The Effects of Message Elements and Individual Attributes on Transportation in Health Narratives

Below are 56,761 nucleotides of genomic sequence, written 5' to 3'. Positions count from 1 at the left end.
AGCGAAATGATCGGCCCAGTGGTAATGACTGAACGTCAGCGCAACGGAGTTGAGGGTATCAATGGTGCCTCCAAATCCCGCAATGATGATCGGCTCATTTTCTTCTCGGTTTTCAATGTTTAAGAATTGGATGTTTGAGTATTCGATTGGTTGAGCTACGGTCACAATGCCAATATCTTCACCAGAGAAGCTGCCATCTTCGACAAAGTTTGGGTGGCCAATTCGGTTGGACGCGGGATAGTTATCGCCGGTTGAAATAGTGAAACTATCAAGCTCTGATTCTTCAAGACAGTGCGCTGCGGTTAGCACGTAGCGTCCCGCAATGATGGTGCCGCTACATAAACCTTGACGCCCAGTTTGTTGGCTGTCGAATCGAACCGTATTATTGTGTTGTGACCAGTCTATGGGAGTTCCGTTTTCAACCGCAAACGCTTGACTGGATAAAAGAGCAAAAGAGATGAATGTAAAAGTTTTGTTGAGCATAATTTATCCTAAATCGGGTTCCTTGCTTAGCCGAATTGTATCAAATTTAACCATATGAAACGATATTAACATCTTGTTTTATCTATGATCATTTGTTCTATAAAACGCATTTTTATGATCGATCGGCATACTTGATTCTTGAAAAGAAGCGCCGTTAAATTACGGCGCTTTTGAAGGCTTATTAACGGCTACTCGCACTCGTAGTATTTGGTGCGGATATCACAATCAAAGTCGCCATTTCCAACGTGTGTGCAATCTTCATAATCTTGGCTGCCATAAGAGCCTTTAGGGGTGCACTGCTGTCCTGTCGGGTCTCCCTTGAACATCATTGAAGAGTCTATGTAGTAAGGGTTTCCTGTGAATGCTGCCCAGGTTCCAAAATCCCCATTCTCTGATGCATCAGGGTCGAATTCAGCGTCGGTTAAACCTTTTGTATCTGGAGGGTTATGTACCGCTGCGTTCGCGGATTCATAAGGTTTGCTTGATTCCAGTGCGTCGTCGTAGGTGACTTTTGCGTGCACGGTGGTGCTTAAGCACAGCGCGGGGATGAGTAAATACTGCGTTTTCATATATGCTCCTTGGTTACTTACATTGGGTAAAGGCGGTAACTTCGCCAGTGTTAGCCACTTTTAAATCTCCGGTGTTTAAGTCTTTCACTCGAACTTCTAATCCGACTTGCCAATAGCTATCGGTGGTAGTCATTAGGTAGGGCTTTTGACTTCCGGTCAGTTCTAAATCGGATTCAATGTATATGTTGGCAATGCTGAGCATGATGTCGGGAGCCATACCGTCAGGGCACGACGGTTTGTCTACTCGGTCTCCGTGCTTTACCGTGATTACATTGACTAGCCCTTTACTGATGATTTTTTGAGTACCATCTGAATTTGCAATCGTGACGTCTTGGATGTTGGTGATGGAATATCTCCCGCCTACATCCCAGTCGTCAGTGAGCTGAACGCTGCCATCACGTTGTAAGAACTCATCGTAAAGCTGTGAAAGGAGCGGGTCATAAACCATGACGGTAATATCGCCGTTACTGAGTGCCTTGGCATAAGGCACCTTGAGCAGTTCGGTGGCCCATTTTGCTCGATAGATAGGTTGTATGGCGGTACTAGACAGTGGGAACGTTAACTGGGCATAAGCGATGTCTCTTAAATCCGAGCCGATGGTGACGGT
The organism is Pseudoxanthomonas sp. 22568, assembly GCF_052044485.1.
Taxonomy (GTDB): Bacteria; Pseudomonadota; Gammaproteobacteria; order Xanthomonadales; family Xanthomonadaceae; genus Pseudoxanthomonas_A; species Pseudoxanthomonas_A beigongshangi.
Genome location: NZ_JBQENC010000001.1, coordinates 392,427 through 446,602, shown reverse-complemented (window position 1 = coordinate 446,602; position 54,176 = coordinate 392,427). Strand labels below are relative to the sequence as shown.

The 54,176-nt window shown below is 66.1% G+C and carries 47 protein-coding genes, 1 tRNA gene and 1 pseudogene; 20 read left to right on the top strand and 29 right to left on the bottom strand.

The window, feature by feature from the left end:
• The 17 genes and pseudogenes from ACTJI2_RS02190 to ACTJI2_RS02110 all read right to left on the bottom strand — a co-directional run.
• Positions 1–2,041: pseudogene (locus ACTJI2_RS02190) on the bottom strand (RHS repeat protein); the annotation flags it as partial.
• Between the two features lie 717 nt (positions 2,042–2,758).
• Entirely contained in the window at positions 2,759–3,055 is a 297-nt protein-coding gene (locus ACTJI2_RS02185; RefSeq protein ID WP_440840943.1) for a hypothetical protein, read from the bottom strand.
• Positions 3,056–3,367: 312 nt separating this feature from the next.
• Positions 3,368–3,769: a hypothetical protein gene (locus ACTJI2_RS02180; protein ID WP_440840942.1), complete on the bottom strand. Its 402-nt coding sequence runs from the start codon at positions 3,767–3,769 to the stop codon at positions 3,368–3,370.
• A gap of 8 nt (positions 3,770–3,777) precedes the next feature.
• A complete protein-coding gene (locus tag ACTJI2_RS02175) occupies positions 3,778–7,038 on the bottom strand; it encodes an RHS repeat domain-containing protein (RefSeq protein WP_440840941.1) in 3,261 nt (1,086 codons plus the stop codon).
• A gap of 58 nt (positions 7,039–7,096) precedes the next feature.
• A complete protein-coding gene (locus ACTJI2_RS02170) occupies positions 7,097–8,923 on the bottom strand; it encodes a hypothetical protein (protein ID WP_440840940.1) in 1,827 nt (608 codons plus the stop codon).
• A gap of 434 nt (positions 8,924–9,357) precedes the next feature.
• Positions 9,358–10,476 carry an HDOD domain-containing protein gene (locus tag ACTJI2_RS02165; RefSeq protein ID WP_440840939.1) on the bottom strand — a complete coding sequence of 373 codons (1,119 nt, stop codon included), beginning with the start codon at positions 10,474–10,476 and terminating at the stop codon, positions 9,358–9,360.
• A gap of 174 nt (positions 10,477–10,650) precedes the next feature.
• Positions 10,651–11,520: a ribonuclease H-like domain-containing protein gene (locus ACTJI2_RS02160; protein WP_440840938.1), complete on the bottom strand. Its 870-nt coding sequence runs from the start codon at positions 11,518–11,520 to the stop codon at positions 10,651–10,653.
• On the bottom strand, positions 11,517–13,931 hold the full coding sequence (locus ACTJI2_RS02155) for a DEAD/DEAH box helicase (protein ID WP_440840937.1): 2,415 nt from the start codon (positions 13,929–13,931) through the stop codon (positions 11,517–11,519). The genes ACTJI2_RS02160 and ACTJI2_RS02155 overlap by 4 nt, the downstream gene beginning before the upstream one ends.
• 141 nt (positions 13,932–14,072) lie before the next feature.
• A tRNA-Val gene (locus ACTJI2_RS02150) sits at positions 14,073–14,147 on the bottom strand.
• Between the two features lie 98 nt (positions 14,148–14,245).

Objective: Health communication practitioners are faced with growing concerns regarding the effectiveness of health narratives to encourage pro-health behaviors. Health narratives are seen as interventions to assist individuals with health issues; however, there is little agreement on how to create effective health narratives that contribute to the health of society. This study attempts to shed new light on how to create effective health narratives by examining how narrative (story) attributes and individual (personal) attributes contribute to the transportation process and overall persuasiveness of narrative health communications. Methods: A 2 x 2 x 4 experimental design was employed to collect self-report and psychophysiological data was collected. Results: Findings from the study revealed that together vividness and perspective are significant variables that influence transportation and ultimately the persuasiveness of a health narrative. Individuals who were exposed to the figural vividness and third-person health narratives experienced a higher degree of transportation than those participants who were exposed to the background vividness and first-person health narratives. Participants who were exposed to the figural vividness and third-person manipulations exhibited increased attention as well as arousal. Conclusions: Theoretically, this study advanced the Transportation-Imagery Model by identifying two potential moderators of transportation (vividness and perspective) and thereby provides the basis for an extended model of transportation. The results also show that health communicators can enhance the effectiveness of communication messages by employing manipulating vividness and narrative perspective.